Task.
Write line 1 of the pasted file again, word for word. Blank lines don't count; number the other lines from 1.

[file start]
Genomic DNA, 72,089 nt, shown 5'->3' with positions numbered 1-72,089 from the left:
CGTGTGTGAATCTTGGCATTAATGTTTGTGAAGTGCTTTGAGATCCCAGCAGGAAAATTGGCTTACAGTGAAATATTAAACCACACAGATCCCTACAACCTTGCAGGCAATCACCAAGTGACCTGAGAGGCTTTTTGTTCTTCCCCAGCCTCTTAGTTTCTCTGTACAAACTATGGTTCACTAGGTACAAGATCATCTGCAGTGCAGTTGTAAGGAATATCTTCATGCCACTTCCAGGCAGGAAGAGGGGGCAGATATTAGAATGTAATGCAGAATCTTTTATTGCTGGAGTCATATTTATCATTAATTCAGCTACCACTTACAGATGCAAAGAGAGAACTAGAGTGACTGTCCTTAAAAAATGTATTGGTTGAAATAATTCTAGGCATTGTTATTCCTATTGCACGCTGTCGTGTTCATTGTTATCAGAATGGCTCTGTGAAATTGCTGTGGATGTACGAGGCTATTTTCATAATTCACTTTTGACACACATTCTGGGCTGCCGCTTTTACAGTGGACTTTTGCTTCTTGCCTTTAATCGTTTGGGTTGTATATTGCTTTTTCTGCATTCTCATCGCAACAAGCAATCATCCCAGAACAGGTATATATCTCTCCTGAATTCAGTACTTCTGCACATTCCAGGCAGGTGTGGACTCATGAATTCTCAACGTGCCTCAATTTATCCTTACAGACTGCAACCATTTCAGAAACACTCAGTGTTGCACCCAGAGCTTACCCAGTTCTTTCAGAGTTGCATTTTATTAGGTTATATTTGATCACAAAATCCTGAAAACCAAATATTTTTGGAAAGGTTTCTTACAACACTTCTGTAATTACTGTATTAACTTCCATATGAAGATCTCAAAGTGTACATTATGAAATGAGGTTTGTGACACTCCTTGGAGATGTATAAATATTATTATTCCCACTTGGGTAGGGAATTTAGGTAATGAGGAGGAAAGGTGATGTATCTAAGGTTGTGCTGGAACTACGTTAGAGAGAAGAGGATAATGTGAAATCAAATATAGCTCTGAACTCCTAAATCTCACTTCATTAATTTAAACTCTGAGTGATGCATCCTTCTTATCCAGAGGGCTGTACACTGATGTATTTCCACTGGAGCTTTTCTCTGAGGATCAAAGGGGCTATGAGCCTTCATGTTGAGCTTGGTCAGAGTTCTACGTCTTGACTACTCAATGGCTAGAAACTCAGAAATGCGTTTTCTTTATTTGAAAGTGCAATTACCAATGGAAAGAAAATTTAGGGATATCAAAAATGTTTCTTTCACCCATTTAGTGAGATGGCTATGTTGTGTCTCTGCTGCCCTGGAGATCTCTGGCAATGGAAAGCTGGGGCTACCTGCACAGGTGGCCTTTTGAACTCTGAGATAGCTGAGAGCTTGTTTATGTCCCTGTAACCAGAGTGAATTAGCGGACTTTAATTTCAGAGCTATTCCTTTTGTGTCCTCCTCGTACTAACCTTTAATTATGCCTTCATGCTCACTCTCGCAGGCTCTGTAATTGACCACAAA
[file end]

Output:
Genomic DNA, 72,089 nt, shown 5'->3' with positions numbered 1-72,089 from the left: